Four photographs, four rifles, four helmets and four pairs of sand-colored boots were lined up in front of the chapel at Joint Base Lewis-McChord on Wednesday.
They represented four artillerymen who died together in a bomb attack in Afghanistan while trying to help others stay safe.
They represented four of the five soldiers from the local base who were killed in Afghanistan in July – the bloodiest month on record for U.S. troops since that war began.
Killed in the July 24 attack were:
Sign Up and Save
Get six months of free digital access to The Olympian
• Staff Sgt. Conrad A. Mora, 24.
• Sgt. Daniel Lim, 23.
• Spc. Joseph A. Bauer, 27.
• Spc. Andrew L. Hand, 25.
“Every day they left the safety of their base and cleared the roads of Afghanistan so that other soldiers, sailors, Marines, U.S. contractors and the people of Afghanistan could live and operate a little more safely,” said Capt. Matthew Kohler, the rear detachment commander for their battalion.
He noted their skill and professionalism in looking for improvised explosive devices – the weapon that would ultimately claim their lives.
“While others would get out on the roads of Afghanistan in constant fear of IEDs, they got up every day and left the wire to actively hunt and defeat this weapon,” Kohler said.
The base’s North Chapel was filled with more than 500 soldiers. Nearly four-dozen family members also attended; a new Pentagon policy pays the expenses for them to attend unit memorial services.
The four soldiers are the first combat deaths from the 17th Fires Brigade, a former artillery brigade that reorganized at Lewis-McChord in 2007. They belonged to the 5th Battalion, 3rd Field Artillery Regiment, whose roughly 250 soldiers deployed to Afghanistan in October.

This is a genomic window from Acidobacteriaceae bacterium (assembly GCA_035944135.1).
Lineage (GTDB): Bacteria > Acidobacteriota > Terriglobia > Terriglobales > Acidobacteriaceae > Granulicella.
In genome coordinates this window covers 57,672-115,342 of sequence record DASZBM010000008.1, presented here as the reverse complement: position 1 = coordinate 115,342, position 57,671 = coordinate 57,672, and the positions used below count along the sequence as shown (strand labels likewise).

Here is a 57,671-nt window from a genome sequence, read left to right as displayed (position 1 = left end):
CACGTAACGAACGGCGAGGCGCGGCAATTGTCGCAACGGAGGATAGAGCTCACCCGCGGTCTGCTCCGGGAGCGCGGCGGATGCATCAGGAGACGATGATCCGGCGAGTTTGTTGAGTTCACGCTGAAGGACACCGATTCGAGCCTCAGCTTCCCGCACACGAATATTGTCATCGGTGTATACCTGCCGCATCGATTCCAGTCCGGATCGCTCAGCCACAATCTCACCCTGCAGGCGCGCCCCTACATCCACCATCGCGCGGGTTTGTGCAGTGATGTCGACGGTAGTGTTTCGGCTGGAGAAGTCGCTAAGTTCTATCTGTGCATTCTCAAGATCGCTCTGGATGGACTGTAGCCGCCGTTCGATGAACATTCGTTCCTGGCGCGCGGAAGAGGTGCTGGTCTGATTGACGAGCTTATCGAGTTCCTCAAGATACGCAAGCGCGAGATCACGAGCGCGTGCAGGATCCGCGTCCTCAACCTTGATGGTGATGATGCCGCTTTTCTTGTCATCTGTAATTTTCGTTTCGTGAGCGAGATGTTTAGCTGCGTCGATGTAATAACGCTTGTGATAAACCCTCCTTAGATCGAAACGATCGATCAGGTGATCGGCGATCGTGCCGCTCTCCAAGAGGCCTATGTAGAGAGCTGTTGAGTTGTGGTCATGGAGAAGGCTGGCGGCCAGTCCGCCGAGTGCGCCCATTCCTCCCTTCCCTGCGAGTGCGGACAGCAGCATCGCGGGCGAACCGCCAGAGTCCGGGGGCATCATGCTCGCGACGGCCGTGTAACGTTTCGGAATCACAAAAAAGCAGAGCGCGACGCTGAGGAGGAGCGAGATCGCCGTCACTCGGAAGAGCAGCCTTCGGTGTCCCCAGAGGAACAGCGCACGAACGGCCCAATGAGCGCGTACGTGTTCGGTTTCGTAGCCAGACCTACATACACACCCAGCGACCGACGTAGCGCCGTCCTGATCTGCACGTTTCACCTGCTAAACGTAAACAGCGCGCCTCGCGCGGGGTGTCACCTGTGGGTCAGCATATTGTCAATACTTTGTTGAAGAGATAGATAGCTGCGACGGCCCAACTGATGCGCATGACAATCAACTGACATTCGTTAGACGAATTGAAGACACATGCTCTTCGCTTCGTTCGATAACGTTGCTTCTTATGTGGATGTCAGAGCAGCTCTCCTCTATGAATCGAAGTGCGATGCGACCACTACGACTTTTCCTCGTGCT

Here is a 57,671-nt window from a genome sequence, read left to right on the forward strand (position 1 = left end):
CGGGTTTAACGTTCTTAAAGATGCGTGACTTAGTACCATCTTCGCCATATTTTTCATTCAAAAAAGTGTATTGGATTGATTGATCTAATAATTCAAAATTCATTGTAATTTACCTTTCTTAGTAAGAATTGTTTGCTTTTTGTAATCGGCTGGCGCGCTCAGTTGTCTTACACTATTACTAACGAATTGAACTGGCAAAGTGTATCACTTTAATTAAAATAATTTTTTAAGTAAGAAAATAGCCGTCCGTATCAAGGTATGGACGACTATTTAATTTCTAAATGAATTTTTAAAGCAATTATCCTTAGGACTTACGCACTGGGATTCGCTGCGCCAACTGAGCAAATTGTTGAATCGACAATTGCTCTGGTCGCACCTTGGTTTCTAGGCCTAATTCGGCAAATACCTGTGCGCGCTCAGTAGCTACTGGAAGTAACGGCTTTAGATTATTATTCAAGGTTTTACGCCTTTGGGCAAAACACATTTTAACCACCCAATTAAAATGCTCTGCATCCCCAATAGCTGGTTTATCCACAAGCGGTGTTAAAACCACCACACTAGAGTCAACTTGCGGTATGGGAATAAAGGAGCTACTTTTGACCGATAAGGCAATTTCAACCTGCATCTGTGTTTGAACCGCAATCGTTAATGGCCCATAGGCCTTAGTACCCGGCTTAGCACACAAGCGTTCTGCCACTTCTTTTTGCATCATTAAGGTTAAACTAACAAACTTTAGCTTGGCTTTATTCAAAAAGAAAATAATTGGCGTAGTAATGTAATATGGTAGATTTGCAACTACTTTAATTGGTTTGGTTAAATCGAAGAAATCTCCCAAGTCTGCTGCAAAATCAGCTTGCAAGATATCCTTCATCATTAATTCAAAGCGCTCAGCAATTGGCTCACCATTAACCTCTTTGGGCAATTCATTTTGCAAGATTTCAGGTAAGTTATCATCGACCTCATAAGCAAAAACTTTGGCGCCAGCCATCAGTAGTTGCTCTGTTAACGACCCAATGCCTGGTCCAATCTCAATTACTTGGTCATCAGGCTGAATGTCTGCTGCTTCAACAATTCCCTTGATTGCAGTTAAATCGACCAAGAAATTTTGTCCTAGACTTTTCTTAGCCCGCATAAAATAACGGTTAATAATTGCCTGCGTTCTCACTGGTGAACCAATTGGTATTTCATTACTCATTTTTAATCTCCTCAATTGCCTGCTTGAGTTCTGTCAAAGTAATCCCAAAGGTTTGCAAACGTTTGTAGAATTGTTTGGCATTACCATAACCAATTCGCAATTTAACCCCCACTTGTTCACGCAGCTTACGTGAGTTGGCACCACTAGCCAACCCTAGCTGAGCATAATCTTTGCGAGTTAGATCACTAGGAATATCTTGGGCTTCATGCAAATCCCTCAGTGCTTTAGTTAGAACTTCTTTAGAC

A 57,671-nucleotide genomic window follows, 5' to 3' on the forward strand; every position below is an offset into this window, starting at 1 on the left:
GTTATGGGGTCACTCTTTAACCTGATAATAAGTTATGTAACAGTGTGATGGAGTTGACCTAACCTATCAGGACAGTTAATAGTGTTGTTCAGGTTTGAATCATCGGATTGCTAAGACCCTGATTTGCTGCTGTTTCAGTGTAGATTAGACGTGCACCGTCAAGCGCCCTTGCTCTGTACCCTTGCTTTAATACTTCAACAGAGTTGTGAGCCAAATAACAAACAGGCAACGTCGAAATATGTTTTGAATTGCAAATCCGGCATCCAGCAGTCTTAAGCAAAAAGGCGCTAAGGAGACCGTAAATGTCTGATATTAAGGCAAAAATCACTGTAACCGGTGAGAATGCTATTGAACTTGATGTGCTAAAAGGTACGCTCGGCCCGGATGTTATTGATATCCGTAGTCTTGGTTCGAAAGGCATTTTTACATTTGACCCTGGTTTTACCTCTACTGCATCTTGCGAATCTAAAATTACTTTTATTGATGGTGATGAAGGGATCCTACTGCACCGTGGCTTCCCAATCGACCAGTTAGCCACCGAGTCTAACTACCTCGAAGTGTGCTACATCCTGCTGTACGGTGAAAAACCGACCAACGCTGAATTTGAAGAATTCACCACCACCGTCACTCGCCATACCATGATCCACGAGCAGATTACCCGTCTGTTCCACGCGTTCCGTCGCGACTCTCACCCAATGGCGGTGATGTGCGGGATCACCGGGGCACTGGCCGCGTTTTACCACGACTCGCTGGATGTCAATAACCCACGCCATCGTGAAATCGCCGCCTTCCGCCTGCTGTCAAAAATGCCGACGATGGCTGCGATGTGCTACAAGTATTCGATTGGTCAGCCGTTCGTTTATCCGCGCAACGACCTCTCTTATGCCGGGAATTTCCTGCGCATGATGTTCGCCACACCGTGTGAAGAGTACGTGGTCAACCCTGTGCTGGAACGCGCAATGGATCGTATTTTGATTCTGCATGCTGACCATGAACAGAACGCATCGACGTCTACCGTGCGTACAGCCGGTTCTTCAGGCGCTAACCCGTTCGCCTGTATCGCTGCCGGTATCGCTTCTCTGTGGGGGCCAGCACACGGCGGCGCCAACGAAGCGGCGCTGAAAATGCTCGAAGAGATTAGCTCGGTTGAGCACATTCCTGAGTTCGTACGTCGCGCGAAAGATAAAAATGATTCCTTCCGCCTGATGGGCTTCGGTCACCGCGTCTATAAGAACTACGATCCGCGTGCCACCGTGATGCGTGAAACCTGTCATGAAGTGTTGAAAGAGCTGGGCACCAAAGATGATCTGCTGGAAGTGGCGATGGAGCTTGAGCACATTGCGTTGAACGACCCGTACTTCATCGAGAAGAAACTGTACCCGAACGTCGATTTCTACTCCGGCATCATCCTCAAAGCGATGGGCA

Their deaths marked the largest fatal strike on local troops in nine months.
Friends of the four soldiers spoke about their loyalty, courage, selflessness and love of family.
Mora was lauded as a leader who tackled missions with passion and vigor. Lim was called a “father figure” who invested his time to help single soldiers and saw every task through to the finish. Bauer was called deeply loyal to all he worked with, as well as optimistic and determined. Hand was a soldier who put his mission above his personal needs.
Memorial services for soldiers from Lewis-McChord are all too frequent; in Afghanistan, the base has lost 57 service members, 44 in the past year. But the ceremonies haven’t lost their elegance and tradition.
After tributes and prayers Wednesday, a bagpiper played “Amazing Grace.” In what is called the Final Roll Call, the names of the fallen four were called out three times in the silent chapel. Outside, an honor guard gave a three-volley 21-gun salute and a bugler blew taps.
Family and fellow soldiers were escorted row by row to the front of the chapel. They stood before the symbols of the four men. They wept.
The soldiers each gave a slow salute, many of them freshly home from a year in Iraq with the main element of the 17th Fires Brigade.
Lim’s squad leader, Sgt. Julio Hernandez, is still in Afghanistan until the battalion returns home this fall. But he wrote down his feelings, which were read aloud at the ceremony.
“Rest easy. Sleep well, my brother. Know the line held. Your job is done. Others have taken up where you fell. The line is held.
“Peace. Peace. Farewell, my brother.”
Mike Archbold: 253-597-8692 mike.archbold @thenewstribune.com
4 soldiers honored at memorial
Staff Sgt. Conrad A. Mora
Mora, 24, joined the Army in June 2004, served in Korea and reported to Joint Base Lewis-McChord in November. He was on his second deployment to Afghanistan when he died.
Mora grew up in the Philippines and moved to San Diego when he was 9, according to The San Diego Union-Tribune. He played high school football and practiced mixed martial arts, the paper reported.
Staff Sgt. Christopher Nelson said Wednesday that he bonded with Mora shortly after they met at Lewis-McChord. They both had sons named Christopher.